Argentine president seeks overhaul of intelligence services
Updated: 2015-01-27 14:43
BUENOS AIRES - Argentina's President Cristina Fernandez called on Congress to dissolve Argentina's intelligence services in the wake of the mysterious death of a prosecutor, strongly denying his accusation that she had sought to shield former Iranian officials suspected in the 1994 bombing of a Jewish center.
In a nationally televised address late Monday, her first since the death of prosecutor Alberto Nisman hours before he was to give potentially explosive testimony on the alleged cover up, Fernandez said her proposal to create a new spy agency would be presented to lawmakers by the end of the week.
She did not say who might have killed Nisman, but in recent letters posted on social media she had suggested that rogue intelligence agents may have orchestrated the death in a plot against her government. In the speech, she provided no new details of the alleged plot and Fernandez herself oversees the intelligence agencies in question.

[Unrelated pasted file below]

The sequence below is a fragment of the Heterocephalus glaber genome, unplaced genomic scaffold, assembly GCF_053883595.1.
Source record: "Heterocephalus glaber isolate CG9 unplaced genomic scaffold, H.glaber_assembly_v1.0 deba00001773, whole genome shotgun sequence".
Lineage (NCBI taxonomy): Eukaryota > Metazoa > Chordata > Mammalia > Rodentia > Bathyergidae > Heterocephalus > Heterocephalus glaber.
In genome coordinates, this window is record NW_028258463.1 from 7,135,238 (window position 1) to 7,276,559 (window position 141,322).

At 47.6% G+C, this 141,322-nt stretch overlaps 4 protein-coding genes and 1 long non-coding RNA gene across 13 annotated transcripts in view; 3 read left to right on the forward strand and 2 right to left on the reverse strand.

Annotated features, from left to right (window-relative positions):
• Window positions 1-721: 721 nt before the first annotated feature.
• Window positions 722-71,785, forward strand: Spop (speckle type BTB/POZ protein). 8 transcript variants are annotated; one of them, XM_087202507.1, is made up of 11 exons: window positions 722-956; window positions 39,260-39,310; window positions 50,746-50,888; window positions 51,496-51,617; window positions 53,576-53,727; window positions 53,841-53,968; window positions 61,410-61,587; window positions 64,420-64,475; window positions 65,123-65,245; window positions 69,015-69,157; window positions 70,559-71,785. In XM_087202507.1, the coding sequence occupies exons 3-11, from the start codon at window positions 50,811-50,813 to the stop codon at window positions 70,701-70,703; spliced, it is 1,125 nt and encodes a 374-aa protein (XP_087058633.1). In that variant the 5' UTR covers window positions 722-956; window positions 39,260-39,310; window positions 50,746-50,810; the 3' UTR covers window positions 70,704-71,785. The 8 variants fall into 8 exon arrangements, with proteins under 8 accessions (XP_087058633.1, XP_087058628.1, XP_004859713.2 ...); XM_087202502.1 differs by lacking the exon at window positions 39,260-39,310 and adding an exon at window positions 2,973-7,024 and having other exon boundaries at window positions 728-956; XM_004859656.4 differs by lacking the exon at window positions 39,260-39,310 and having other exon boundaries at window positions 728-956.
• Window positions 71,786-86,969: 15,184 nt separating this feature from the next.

She said reforming the clandestine services was a "national debt" the country has had since the return of democracy in 1983. Argentina had several years of a brutal dictatorship, and Fernandez suggested that the problems of today had their roots in the years of that military government.
While government officials had previously labeled Nisman's allegations as absurd, Monday's speech was the first time Fernandez had taken them on directly.
"It's unreasonable to think our government could even be suspected of such a maneuver," said Fernandez, who spoke while sitting in a wheelchair because of a fractured ankle.